While this all sounds fun and deep, it can be monotonous in practice. While the adventure portions are lovely and feature some good lore and characterization, the combat strategy bits can be boiled down to “send all your best Fremen troops with the best tech to attack a Harkonnen fortress, and hope for the best”. Luck does play a factor here, to the point where even the best troops lose to a measly-defended fortress. Conversely, a large Harkonnen battalion can lose to an adequately defended sietch, so it’s basically flipping a coin and seeing the outcome, then scum-save-and-load at this point.

All this is played in real-time; there’s no button where you skip turns and go straight to the results. Which means you have to also travel around while combat is going on, and you also need to menially go back to the Atreides palace to pay the Emperor. The 90s weren’t kind to adventure games with this sort of back-and-forth nonsense.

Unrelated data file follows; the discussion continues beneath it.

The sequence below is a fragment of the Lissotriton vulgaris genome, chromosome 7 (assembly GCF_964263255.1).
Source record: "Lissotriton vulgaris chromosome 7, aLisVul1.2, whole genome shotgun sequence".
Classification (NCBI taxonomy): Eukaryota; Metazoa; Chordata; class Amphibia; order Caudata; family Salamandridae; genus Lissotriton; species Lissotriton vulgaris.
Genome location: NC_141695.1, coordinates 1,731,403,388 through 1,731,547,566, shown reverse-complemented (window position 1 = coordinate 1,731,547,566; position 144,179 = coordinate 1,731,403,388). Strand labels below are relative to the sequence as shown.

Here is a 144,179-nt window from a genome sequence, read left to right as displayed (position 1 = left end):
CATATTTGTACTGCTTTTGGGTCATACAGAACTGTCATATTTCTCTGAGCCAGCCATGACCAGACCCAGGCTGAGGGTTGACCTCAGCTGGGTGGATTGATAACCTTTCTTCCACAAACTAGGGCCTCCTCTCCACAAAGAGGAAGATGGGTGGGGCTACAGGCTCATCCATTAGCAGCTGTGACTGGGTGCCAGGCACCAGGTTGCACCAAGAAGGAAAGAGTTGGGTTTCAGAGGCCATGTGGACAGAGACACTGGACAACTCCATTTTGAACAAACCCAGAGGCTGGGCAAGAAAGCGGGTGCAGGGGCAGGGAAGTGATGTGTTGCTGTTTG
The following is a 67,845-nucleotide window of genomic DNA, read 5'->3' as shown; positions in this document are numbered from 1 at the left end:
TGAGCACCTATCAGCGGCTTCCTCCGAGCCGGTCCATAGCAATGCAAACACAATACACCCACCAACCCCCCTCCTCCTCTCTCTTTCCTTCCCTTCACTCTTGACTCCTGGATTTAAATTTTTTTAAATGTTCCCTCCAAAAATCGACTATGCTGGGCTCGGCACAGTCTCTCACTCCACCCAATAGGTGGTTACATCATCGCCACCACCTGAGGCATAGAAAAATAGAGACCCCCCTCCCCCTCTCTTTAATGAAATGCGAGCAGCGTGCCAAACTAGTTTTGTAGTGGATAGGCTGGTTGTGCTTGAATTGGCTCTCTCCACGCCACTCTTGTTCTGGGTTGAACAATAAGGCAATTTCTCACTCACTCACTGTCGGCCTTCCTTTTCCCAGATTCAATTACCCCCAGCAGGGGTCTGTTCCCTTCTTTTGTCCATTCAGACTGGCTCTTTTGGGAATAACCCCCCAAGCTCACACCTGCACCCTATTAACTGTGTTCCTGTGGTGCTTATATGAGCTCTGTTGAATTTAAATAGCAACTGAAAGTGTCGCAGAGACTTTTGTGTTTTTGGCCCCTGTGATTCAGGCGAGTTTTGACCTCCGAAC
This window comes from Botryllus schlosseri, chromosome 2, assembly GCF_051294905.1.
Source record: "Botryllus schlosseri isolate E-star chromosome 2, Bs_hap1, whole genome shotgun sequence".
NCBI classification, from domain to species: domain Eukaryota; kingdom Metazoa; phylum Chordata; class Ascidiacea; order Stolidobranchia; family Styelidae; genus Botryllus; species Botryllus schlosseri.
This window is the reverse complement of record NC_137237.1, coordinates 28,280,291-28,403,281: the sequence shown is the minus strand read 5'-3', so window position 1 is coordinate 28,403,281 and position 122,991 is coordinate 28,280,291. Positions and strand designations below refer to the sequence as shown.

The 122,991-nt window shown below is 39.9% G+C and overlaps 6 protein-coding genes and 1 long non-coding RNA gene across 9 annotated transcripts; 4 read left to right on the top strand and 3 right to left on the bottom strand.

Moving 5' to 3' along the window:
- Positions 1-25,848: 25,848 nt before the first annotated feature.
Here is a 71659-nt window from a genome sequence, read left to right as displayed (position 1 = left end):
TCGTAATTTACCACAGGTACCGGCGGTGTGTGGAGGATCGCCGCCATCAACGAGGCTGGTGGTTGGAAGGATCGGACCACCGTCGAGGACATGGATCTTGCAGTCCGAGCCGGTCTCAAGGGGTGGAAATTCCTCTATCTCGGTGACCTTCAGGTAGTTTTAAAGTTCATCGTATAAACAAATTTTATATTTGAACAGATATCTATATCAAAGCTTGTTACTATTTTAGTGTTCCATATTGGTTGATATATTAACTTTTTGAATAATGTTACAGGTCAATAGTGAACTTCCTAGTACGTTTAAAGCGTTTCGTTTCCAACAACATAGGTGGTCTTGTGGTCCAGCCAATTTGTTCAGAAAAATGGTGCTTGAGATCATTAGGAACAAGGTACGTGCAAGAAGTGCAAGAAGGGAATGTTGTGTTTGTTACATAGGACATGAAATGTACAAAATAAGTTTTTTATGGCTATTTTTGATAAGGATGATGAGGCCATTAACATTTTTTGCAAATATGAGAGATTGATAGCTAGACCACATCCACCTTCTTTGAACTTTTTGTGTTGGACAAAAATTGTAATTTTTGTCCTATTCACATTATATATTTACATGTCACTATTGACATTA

Sure, its gameplay is too luck-dependant, but its production values, story bits, and aesthetics were great. Adventure games do live and die by how they present themselves and how they tell their tale, and Cryo’s Dune is fantastic-looking as a result. In 1992 when sprites were the norm, the lush portraits and cool sci-fi designs were a treat to experience. And while it’s weird that the character exposition is a tad clunky (like Duke Leto introducing himself as your father as if it’s Paul’s first time meeting him), everything else is just oozing with charm and style that you just want to put up with the game’s sim aspect to see the adventure unfold.